Entrepreneurs Finding New Funding Options
How do legal-marijuana business entrepreneurs raise money to start or expand their business? The big banks won’t open a checking account for them, let alone lend them money, because cannabis production, processing and selling is still illegal at the federal level. Banking and financing options are limited, but there is a need and funding can be found.
A plethora of reasons could spark the need for an influx of capital. Peter Barsoom of the edibles-maker 1906 said distribution of his products expanded rapidly in Colorado, and are now stocked in 100 dispensaries. That success comes with new expenses to service the additional accounts and manage inventory. The company has also been creating new products including two types of chocolate covered cannabis coffee beans, and is working on swallow-able tablets for those who want a zero-calorie option. Besides research and development costs, each product needs packaging designed, production lines set up and marketing communications created.
Some entrepreneurs can self-fund from personal savings or business profits. Others need to seek money elsewhere.
Both debt and equity financing resources exist for the cannabis industry, according to Scott Jordan who works with entrepreneurs in the industry as director of business development for Colorado-based Dynamic Alternative Finance. The firm has arranged over $27M in loans and leases for cannabis businesses in the past two years by connecting their network of private investors with business owners seeking capital.
Because there are few traditional lending sources available and no SBA or similar government programs for cannabis businesses, Jordan says that small business owners typically take out a home equity line of credit, use credit cards or raise funds from friends and family.
There are some, mostly small, banks what will fund cannabusiness. In Colorado, there are at least eight banks and one credit union actively taking deposits said Jordan.
The first step for entrepreneurs seeking funding for their business is to decide between debt (a loan) and equity (selling a piece of the company).
Debt-based lenders work mostly by the numbers and have a fairly straight-forward application process according to Jordan. “They are focused on what I call the five C’s : credit score, character, capacity to repay, cash flow and collateral,” he said. Business owners going to a bank for help should be able to communicate how much they need, and how it will be spent, and have well-organized current financial information including credit score, balance sheet, and valuation of assets that can be used for collateral.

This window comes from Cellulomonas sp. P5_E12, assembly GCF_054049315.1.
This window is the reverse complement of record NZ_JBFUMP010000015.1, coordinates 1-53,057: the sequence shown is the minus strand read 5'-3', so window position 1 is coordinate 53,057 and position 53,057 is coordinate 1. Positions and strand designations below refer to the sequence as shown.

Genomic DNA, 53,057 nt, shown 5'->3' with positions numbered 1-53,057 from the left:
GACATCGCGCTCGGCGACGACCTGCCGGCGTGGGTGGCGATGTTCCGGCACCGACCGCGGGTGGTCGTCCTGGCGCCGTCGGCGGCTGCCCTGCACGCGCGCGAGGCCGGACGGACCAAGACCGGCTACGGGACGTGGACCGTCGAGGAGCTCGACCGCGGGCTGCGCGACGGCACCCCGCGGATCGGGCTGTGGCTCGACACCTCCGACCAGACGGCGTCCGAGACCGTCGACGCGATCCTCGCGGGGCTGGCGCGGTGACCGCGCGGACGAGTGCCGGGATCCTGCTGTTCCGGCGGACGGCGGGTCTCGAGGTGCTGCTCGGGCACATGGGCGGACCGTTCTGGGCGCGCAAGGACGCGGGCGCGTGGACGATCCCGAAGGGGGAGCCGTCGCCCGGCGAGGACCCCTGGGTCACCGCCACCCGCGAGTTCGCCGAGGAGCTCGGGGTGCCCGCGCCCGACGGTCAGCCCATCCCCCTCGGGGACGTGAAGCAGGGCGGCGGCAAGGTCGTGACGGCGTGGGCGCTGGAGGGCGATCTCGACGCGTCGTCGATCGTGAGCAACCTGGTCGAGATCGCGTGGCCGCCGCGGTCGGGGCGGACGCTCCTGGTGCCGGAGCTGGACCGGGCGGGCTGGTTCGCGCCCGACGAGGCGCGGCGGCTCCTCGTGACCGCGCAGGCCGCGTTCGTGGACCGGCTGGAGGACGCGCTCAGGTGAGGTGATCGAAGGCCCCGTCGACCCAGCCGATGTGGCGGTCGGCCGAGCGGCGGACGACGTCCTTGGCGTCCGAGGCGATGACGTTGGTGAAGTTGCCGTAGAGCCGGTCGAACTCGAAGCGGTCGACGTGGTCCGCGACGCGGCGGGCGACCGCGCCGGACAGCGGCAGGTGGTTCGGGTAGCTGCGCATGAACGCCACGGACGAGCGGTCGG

Equity investors will require a more formal pitch deck describing the team, the product or service, market size, competition, etc. said Jordan. Investors provide funds based on the potential and future expansion of the business and typically seek a larger return on their investment than a debt provider does.
The main additional risk to investors in this industry is that technically, a cannabusiness can be raided and shut down by federal authorities at any time. State and local laws are evolving too, as the news stream collected by WeedWeek and WeedReader demonstrate. The playing field is constantly shifting.
A handful of large venture capital and investment funds are targeting the industry. Privateer Holdings has raised more than $100M to fund legal marijuana businesses. Tuatara Capital, MedMen Capital, and Snoop Dogg’s Casa Verde are other large firms in the industry.
Jordan’s firm helps cannabis companies find the funds to start or expand a business, by connecting them with private investors interested in the industry. The companies may need help leasing equipment or buying real estate. One of the firm's clients, a chain of cannabis store in Colorado, was able to expand from four to twelve stores by taking on outside investors.
To entrepreneurs who will be looking for funding, Jordan says it is important to maintain a strong credit rating and keep excellent financial records. He also says, “Do things both ethically and honestly. Don't take shortcuts because savvy investors will likely uncover any issues in the due diligence phase.”
Looking to the future, Jordan believes there will be more choices available for borrowers. “We're seeing some lenders that are looking for higher yields and returns, venturing into this space,” he said. “In terms of equity, we also are seeing some of the larger hedge funds and other family offices,” getting involved in cannabis finance.
Weed, J. (2017, September 9). Legal Weed Entrepreneurs Finding New Funding New Funding Options. Retrieved from https://www.forbes.com/sites/julieweed/2017/09/09/funding-options-for-cannabusiness-expanding/#6fb7b3597cf3